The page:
On June 4, documents disclosed by Edward Snowden revealed that the government uses cyber threat signatures and malicious code as the basis for collection occurring under Section 702. This raises new concerns regarding the Cybersecurity Information Sharing Act (CISA, S. 754), and demonstrates that passing this legislation could increase the controversial collection and use of communication that occurs pursuant to Section 702.
CISA permits companies to share threat signatures with the government, and requires that this information be immediately and automatically forwarded to the NSA. The new disclosures show that these signatures can then be used as “selectors” under the NSA Section 702 upstream program, with communications containing the signatures grabbed directly off the Internet backbone. Databases containing those communications can then be queried to find Americans’ information, and forwarded to domestic law enforcement agencies to initiate and aid in the investigation of any crime. As Congress considers legislation that could expand the number of communications containing threat signatures the NSA collects without a warrant, it should consider reforms to Section 702 that will close loopholes and restore due process protections.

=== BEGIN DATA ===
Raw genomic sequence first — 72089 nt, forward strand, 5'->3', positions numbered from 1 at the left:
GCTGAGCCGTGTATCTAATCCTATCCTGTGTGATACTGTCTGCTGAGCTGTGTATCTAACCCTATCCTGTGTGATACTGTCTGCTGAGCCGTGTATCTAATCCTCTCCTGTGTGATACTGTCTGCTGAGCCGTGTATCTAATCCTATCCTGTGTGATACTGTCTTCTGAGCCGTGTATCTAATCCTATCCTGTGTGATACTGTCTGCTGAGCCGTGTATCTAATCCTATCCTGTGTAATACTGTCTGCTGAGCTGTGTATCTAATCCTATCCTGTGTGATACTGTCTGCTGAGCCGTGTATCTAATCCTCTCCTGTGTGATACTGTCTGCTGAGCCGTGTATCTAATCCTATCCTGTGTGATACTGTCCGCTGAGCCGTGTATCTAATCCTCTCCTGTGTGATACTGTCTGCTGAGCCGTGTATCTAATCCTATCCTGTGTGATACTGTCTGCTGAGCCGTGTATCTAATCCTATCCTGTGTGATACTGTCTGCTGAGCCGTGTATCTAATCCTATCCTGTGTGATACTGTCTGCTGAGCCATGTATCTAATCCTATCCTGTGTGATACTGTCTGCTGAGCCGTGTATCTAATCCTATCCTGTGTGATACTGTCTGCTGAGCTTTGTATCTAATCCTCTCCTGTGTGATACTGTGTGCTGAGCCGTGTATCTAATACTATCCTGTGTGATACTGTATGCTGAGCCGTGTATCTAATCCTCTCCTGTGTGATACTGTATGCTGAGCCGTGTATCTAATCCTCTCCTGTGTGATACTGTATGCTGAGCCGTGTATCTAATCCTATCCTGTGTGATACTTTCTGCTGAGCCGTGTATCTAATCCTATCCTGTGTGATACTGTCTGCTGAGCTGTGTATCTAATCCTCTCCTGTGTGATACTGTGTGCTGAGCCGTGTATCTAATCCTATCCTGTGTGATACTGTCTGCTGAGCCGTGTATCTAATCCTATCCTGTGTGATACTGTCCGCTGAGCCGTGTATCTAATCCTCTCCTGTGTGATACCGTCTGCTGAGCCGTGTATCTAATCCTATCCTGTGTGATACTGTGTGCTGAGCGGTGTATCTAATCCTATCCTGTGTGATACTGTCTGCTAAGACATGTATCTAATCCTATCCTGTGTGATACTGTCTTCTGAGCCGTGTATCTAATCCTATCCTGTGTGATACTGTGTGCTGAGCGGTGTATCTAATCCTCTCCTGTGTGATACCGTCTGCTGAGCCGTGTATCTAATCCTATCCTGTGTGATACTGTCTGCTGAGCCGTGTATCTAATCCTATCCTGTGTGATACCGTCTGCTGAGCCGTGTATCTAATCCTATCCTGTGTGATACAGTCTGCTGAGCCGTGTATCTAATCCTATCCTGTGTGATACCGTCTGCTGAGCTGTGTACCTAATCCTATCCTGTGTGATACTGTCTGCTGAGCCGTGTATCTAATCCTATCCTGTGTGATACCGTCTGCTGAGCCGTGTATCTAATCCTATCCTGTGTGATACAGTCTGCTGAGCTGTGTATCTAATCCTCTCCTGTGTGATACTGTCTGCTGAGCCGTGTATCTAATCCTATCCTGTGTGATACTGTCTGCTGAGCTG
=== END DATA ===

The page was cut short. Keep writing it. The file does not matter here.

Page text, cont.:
Identification of Cyber Threats
Company identifies malicious code signatures.
Sharing with DHS
Company shares malicious code signature with DHS, as authorized by CISA.
Auto-Sharing with NSA
CISA requires malicious code signatures shared with DHS be automatically forwarded to NSA.
NSA creates a dragnet based on the malicious code signatures, and collects all Internet traffic and communications going into and out of the U.S. that include that signature into a government database.
Backdoor search for Americans
NSA, CIA, and FBI can query this database of communications collected – without a warrant – and deliberately gather Americans’ communications, even if they were only victims of malicious hacking.
Warrantless Investigation of Minor Crimes
Intelligence agencies can take Americans’ communications it searched for and share them with enforcement agencies (DEA, ATF, IRS, etc.) to initiate investigation of any crime.